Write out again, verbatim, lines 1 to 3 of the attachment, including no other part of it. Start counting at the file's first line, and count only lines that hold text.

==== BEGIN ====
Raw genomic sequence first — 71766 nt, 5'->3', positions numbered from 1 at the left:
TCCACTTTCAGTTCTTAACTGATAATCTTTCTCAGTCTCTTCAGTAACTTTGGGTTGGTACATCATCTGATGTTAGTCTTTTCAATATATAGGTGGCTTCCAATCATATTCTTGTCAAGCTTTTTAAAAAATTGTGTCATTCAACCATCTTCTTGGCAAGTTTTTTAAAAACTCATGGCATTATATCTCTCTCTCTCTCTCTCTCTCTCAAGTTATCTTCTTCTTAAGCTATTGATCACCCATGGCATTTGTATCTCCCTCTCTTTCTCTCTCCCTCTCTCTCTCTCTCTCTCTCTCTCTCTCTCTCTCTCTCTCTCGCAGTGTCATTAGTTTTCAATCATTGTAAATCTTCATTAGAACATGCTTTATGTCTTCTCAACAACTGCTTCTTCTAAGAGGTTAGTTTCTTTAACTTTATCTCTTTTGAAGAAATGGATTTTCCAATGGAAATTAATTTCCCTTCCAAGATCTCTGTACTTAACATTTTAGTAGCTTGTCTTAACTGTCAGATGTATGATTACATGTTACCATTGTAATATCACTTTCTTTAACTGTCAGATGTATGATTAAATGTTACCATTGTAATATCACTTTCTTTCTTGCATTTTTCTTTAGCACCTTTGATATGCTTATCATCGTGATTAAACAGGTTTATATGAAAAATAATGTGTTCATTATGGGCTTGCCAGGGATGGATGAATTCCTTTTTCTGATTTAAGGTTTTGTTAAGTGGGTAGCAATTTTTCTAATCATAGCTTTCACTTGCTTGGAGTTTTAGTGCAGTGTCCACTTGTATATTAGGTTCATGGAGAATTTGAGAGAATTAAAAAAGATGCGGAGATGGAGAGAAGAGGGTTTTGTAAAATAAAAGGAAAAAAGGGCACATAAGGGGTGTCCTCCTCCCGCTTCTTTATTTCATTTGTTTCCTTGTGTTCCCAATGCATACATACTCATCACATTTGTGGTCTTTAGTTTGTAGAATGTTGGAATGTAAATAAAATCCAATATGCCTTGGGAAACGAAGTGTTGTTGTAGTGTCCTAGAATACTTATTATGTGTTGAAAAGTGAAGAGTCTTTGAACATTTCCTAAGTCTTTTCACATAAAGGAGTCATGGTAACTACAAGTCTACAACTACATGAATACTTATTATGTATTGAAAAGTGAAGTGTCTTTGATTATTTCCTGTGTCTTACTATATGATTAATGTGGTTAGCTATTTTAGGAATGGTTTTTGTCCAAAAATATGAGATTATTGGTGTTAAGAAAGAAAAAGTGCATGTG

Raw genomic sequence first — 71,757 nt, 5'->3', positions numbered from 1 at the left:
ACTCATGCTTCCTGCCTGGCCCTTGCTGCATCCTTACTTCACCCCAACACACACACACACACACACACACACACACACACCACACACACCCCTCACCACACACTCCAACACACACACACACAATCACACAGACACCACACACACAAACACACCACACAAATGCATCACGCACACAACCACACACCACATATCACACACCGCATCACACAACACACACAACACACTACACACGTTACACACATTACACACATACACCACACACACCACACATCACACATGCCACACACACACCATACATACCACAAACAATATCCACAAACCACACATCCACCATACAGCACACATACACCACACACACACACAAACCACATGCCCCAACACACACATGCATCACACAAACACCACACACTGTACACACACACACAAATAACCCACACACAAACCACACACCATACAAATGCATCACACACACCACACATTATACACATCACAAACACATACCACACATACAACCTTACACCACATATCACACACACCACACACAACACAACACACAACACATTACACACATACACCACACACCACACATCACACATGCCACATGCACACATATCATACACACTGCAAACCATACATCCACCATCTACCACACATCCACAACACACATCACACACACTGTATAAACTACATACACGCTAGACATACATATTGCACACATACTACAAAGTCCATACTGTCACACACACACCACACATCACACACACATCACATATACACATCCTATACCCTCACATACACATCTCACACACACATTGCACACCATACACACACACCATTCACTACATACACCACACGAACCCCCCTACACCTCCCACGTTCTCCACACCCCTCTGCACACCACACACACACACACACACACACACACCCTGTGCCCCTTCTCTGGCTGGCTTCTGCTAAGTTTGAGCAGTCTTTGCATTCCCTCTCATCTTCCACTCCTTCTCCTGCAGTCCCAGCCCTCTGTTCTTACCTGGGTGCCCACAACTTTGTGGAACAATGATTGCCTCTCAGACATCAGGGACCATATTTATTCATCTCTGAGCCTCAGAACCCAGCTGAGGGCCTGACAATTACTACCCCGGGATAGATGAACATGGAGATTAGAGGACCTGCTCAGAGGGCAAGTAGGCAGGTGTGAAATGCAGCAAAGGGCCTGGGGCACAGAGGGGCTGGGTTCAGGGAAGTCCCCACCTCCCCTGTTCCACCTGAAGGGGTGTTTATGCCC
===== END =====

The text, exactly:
Raw genomic sequence first — 71766 nt, 5'->3', positions numbered from 1 at the left:
TCCACTTTCAGTTCTTAACTGATAATCTTTCTCAGTCTCTTCAGTAACTTTGGGTTGGTACATCATCTGATGTTAGTCTTTTCAATATATAGGTGGCTTCCAATCATATTCTTGTCAAGCTTTTTAAAAAATTGTGTCATTCAACCATCTTCTTGGCAAGTTTTTTAAAAACTCATGGCATTATATCTCTCTCTCTCTCTCTCTCTCTCAAGTTATCTTCTTCTTAAGCTATTGATCACCCATGGCATTTGTATCTCCCTCTCTTTCTCTCTCCCTCTCTCTCTCTCTCTCTCTCTCTCTCTCTCTCTCTCTCTCTCGCAGTGTCATTAGTTTTCAATCATTGTAAATCTTCATTAGAACATGCTTTATGTCTTCTCAACAACTGCTTCTTCTAAGAGGTTAGTTTCTTTAACTTTATCTCTTTTGAAGAAATGGATTTTCCAATGGAAATTAATTTCCCTTCCAAGATCTCTGTACTTAACATTTTAGTAGCTTGTCTTAACTGTCAGATGTATGATTACATGTTACCATTGTAATATCACTTTCTTTAACTGTCAGATGTATGATTAAATGTTACCATTGTAATATCACTTTCTTTCTTGCATTTTTCTTTAGCACCTTTGATATGCTTATCATCGTGATTAAACAGGTTTATATGAAAAATAATGTGTTCATTATGGGCTTGCCAGGGATGGATGAATTCCTTTTTCTGATTTAAGGTTTTGTTAAGTGGGTAGCAATTTTTCTAATCATAGCTTTCACTTGCTTGGAGTTTTAGTGCAGTGTCCACTTGTATATTAGGTTCATGGAGAATTTGAGAGAATTAAAAAAGATGCGGAGATGGAGAGAAGAGGGTTTTGTAAAATAAAAGGAAAAAAGGGCACATAAGGGGTGTCCTCCTCCCGCTTCTTTATTTCATTTGTTTCCTTGTGTTCCCAATGCATACATACTCATCACATTTGTGGTCTTTAGTTTGTAGAATGTTGGAATGTAAATAAAATCCAATATGCCTTGGGAAACGAAGTGTTGTTGTAGTGTCCTAGAATACTTATTATGTGTTGAAAAGTGAAGAGTCTTTGAACATTTCCTAAGTCTTTTCACATAAAGGAGTCATGGTAACTACAAGTCTACAACTACATGAATACTTATTATGTATTGAAAAGTGAAGTGTCTTTGATTATTTCCTGTGTCTTACTATATGATTAATGTGGTTAGCTATTTTAGGAATGGTTTTTGTCCAAAAATATGAGATTATTGGTGTTAAGAAAGAAAAAGTGCATGTG

Raw genomic sequence first — 71,757 nt, 5'->3', positions numbered from 1 at the left: